This week we learned that Abbott Laboratories received an FDA Emergency Use Authorization for a faster and cheaper Covid-19 test than anything currently on the market. Technically it’s an antigen test, but detecting the nucleocapsid protein of SARS-CoV-2 will detect actively replicating infection because it’s a key part of the virus’ structure.
Fast and cheap testing is one of the ways to bring travel back to normal. It would allow customers to travel with confidence, knowing that those around them are virus-free. And it would allow destinations to open up, knowing that people shedding the virus weren’t entering.
While some destinations today will allow people to enter or skip quarantine with a recent test, receiving a negative result within three days of travel is no guarantee that the person is negative when they travel. That’s why many destinations won’t take a negative result (which can also be faked), or require quarantine and additional testing on top of a negative result.
Rapid tests at the airport could be used to screen passengers and give confidence that trips aren’t spreading the virus, bringing them into a destination. And yet this breakthrough probably isn’t going to help air travel at all any time soon.
Here’s how the test works:
In this case, a nasal swab is taken, and several drops of solvent are used to put that sample onto the beginning of the absorbing strip inside the card. As it soaks up along the length of the strip, the sample will encounter a zone of antibodies that recognize the Np antigen, and these antibodies are also attached to nanoparticles of gold. This gold-antibody-Np complex is carried along in solution further along the strip until it runs into another antibody zone, one that’s immobilized on the solid support and which will bind the gold-antibody-Np complex molecules tightly. That stops them in their tracks and allows the gold nanoparticles to pile up enough to be visible as a pink or purple line. Along the way, the sample has also crossed a zone containing another soluble gold conjugate species as a control, which gets carried along until it runs into another separate zone of immobilized antibodies specific to it. The presence of a pink control line means that the test has been performed correctly; absence of such a control line means that the whole test has been messed up somehow and needs to be run again.
The federal government announced a deal on Thursday to buy 150 million tests – that’s three months’ capacity – for $750 million. Priorities for testing include school re-opening over air travel.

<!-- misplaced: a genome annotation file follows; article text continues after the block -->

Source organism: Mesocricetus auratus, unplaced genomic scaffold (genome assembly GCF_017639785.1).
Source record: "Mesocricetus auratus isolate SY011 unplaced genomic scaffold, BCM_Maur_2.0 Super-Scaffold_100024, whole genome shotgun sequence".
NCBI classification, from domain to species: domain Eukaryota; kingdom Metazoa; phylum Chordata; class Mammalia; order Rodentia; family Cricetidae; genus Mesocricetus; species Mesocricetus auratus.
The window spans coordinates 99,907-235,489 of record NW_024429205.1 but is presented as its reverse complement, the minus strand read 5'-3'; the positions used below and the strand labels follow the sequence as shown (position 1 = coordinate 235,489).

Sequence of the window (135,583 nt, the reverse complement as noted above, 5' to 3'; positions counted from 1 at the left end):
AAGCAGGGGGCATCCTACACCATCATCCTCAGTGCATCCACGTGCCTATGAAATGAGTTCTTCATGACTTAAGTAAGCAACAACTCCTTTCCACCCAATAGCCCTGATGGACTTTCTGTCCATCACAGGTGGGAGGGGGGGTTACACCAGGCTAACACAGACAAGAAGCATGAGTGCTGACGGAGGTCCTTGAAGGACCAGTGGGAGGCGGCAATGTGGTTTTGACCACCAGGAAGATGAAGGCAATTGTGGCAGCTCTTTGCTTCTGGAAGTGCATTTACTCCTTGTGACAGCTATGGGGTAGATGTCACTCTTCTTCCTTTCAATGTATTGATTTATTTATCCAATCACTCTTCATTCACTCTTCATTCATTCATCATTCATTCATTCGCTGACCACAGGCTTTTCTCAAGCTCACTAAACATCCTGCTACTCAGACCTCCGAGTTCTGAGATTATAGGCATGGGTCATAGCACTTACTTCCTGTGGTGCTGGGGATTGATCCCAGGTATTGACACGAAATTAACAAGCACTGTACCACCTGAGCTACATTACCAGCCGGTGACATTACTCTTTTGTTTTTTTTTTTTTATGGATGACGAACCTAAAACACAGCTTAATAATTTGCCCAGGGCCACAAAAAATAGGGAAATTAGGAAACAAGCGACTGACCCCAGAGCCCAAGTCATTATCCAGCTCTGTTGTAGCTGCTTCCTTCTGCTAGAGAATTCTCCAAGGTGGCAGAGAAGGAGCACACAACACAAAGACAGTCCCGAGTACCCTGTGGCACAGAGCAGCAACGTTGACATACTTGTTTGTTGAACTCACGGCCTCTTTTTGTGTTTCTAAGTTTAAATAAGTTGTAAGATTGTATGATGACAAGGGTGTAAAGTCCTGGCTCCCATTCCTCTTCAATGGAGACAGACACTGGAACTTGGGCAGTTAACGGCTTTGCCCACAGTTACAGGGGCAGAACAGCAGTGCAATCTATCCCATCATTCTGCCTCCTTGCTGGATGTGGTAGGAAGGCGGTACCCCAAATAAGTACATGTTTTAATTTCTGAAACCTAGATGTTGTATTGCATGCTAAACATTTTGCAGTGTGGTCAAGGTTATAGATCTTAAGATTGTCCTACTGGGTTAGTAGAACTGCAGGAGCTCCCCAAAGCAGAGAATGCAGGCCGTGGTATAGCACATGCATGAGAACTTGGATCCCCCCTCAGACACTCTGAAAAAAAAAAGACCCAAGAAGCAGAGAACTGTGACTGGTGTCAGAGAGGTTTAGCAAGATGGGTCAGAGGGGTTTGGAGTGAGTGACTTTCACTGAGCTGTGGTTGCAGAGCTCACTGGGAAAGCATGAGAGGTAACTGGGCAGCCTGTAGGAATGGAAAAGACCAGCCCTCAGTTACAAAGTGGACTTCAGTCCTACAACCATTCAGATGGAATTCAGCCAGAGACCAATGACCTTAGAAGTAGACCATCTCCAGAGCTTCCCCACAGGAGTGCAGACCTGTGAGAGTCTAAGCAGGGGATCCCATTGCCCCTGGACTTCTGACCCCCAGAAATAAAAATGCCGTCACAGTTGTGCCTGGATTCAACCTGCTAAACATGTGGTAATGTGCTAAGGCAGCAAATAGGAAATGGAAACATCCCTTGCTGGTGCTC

The manufacturer will begin shipping in September and reach 50 million tests a month in October. It’ll be late December before the government’s monopoly on initial supply ends.
As for accuracy of the test:
- 97.1% sensitivity (2.9% false positives)
- 98.5% specificity (1.5% false negatives)
Nearly 3% of tests could yield a false positive, so in an air travel context that could mean perhaps 20,000 people per day denied boarding despite not having the virus even with current low levels of trael. And by the time this is available we could be close to Covid-19 being manageable in the U.S.
There’s a real chance that Covid-19 could become manageable in the U.S. by the end of the first qurter of 2021, and a great chance it’s manageable in the second quarter. In a few months we should have monoclonal antibodies, though in limited supply and at a high cost, but for many people this could be tantamount to a cure – making as much of a difference or more than a vaccine.
And much of the U.S. will have seen enough infection by then that the virus won’t spread as quickly as it did in the Northeast, and then the Sun Belt, before it becomes more manageable via treatments and vaccines even if the first generation of vaccines is hard to distribute (mRNA vaccines requiring extremely cold temperatures to store, vaccines requiring two doses) and having only limited effectiveness. We may still see another wave in rural areas that haven’t yet seen big spikes in the virus before that though.
My hope – and I’m really optimistic – is that bioscience will make this controllable before people can be reinfected in large numbers and with severity. We won’t be through the crisis worldwide in the first half of 2021 though, because it will take time and expense to scale and distribute vaccines and treatments and because poorer countries may have less access despite efforts to the contrary. And that will have a continued effect on air travel.